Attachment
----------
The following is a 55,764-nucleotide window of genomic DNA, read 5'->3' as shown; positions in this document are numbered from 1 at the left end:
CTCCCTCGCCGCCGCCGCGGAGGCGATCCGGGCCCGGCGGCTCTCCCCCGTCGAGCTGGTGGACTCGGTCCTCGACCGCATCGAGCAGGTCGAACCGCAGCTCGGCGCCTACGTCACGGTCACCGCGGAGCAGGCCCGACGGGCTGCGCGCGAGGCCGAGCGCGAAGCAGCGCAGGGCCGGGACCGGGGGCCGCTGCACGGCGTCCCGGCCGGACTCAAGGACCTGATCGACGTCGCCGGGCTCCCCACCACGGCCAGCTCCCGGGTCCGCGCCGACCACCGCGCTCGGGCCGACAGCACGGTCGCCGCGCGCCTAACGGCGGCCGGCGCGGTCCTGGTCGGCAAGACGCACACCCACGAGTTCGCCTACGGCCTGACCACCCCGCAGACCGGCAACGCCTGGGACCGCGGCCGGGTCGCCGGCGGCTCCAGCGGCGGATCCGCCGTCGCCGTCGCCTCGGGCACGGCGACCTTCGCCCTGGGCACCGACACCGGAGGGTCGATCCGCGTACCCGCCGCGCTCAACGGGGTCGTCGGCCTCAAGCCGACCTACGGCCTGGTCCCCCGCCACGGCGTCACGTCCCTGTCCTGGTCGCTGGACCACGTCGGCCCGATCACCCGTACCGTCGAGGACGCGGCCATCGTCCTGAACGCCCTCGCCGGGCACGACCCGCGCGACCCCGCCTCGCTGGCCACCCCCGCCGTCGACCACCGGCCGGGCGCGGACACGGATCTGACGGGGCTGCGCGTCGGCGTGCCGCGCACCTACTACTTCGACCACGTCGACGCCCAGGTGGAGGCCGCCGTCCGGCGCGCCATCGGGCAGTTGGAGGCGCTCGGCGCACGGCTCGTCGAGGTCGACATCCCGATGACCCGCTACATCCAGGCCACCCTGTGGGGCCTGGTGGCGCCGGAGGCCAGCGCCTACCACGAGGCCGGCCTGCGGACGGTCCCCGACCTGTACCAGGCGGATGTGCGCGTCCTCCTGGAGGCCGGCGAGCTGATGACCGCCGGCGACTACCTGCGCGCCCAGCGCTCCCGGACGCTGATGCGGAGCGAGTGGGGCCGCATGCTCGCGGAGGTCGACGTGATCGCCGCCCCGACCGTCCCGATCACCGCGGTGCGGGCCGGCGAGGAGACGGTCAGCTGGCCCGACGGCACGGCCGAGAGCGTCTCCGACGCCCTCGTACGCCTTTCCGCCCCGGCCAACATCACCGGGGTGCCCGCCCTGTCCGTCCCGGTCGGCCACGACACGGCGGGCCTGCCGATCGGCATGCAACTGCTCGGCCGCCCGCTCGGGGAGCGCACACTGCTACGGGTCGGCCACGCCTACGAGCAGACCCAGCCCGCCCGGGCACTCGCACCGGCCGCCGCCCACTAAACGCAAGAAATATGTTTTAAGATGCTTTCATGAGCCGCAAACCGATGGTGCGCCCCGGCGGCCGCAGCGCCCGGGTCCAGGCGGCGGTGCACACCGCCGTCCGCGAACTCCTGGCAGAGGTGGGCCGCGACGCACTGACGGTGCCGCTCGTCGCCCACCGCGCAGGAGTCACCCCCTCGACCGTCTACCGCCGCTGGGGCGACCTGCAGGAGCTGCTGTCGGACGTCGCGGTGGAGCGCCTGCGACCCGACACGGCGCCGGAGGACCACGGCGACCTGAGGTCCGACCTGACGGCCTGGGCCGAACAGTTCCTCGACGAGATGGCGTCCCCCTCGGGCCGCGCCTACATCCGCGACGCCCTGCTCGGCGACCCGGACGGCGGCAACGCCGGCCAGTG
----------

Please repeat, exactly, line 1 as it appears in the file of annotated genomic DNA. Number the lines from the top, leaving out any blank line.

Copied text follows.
The following is a 55,764-nucleotide window of genomic DNA, read 5'->3' as shown; positions in this document are numbered from 1 at the left end: